Computerized House Flippers and Conflicting Interests

New Orleans       It was bad enough when Wall Street sharpies like Blackstone started buying tranches of foreclosed houses in the suburbs to paint, rent, and then cash out.  Now, algorithms are being deployed for house flippers.  What could go right or wrong with this picture?

A story in the Wall Street Journal claimed that metro Phoenix is ground zero for the future of home purchases.  More than 5% of the home sales in 2018 involving 5000 properties were made by companies launching computer driven, algorithm powered approaches to the market.  Opendoor, a San Francisco startup, Zillow, the listing and area pricing web giant, and Offerpad are breaking this ground.

The Journal walked the reader through the new world:

“At the edge of the city’s stucco sprawl, a beige, three-bedroom house with a gravel yard sold last month for $240,000.  The seller, Opendoor Labs, Inc. paid $215,000 for the house in January, replaced carpet and repainted, and put it back on the market.  A computer told the company what to offer and how much to ask.  There was no need to schedule a showing with a real-estate agent.  Prospective buyers of Opendoor homes can download an app to unlock the door.”

Wham, bam, thank you Alexa, Siri, or whatever they call their thing!

What is it about Phoenix?  The city can’t catch a break.  First, the sketchy boom and then the bust over a decade ago, and just as things begin to even out again, here come the techies.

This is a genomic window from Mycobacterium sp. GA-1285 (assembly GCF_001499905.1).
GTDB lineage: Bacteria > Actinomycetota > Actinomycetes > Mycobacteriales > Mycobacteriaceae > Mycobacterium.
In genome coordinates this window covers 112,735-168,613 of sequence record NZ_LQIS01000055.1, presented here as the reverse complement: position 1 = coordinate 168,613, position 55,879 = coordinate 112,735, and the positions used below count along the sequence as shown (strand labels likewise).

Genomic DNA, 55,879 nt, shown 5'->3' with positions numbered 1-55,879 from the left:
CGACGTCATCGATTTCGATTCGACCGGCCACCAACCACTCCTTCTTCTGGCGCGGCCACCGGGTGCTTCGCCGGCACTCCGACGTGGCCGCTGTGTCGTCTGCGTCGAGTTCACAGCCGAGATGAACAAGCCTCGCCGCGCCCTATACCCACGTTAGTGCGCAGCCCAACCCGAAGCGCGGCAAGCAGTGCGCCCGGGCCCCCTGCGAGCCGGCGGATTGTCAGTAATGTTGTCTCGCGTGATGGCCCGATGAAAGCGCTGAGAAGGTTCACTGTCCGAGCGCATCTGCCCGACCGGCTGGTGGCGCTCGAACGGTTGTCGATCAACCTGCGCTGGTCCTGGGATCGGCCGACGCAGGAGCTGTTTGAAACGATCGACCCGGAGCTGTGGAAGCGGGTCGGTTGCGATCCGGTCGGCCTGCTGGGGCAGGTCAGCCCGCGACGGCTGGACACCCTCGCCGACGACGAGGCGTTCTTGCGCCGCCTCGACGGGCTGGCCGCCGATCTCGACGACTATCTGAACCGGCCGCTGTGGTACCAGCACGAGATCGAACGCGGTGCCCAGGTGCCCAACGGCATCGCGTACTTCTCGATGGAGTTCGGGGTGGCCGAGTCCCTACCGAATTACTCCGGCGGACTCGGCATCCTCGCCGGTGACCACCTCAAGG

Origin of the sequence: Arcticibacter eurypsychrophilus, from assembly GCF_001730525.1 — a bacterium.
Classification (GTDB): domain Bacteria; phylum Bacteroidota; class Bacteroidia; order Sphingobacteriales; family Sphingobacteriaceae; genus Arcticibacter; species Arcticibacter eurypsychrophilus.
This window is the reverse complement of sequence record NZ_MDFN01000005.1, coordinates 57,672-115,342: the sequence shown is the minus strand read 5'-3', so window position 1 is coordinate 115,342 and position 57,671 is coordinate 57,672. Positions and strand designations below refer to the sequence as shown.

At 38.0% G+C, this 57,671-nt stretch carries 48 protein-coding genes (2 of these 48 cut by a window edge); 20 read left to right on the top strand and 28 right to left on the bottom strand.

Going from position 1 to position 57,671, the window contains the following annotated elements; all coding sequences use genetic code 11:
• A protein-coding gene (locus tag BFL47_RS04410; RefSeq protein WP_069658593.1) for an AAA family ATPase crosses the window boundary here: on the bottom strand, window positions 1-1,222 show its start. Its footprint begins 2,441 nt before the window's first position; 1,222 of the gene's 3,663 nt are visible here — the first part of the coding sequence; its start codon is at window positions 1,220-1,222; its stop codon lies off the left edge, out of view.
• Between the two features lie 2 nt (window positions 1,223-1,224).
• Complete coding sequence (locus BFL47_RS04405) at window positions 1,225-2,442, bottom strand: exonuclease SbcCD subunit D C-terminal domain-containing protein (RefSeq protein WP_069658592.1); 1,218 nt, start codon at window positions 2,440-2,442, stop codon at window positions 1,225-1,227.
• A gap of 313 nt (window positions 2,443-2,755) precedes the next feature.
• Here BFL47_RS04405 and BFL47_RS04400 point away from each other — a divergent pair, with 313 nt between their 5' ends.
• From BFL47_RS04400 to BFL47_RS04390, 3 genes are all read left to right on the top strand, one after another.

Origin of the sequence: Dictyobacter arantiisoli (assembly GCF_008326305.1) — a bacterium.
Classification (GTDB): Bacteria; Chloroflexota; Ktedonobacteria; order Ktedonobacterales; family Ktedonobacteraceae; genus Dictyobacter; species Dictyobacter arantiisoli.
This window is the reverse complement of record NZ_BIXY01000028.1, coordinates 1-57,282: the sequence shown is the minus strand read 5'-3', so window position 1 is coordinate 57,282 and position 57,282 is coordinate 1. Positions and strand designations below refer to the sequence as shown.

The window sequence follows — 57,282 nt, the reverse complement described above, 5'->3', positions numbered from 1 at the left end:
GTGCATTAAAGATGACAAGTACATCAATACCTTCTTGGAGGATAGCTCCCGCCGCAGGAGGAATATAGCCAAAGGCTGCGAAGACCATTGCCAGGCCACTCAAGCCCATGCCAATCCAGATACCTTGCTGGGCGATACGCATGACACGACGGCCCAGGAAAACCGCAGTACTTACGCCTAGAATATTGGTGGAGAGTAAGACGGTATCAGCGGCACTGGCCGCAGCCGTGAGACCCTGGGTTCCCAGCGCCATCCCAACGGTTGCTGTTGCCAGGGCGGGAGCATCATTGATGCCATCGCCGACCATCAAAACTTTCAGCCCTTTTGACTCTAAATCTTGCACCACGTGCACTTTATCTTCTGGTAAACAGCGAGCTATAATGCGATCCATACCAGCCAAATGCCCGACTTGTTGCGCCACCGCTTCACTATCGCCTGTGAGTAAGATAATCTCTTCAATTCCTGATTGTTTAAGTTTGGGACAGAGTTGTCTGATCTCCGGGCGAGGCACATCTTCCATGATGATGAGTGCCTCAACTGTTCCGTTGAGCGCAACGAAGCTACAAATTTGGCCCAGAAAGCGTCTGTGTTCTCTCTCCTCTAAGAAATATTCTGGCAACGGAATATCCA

Sadly, real estate agents and realtors are a bit like taxi drivers in the love-hate relationship they maintain with consumers.  There are over two-millions of them and 1.3 million are actually licensed realtors with access to multi-listings and supposedly a code of ethics.  Even if you like your person, you know she only gets her slice if you buy or sell, so her self-interest and yours are always in conflict, and her advice always comes with many grains of salt.

Many consumers would be delighted to bring the Airbnb model to home buying, although that’s sobering for more than just the loss of jobs.  Airbnb now slants its algorithm to favor listings at its demand price and destinations.   What is there to keep Zillow from favoring the houses it owns on its listings compared to the rest of the field?  Nothing!

Add to the mayhem this disruption will bring is the fact that algorithms will undoubtedly not be limited to purchase and sales prices, but also to rents, which is surely what Blackstone is doing for its 80,000 properties.  Tell me that won’t accelerate gentrification and community mayhem.  Is there a better argument for rent controls? I can’t think of anything else off hand that will stop predatory practices.

Looking at the Uber model, we would have to predict that it would just be a matter of time before the fixed agent price of 7% or whatever would fall like a house of cards.  The companies win and base their business model on volume, which almost always favors price cutting, and that’s the easiest piece to cut.

Hey, you might say, it can’t happen here.  Opendoor is now in 23 cities and is targeting another 27 by next year.  Zillow claims it will be buying 5000 houses per month. Think again!

We need to get ahead of the e-world coming to home and apartment purchase and rental or the consequences could be huge.

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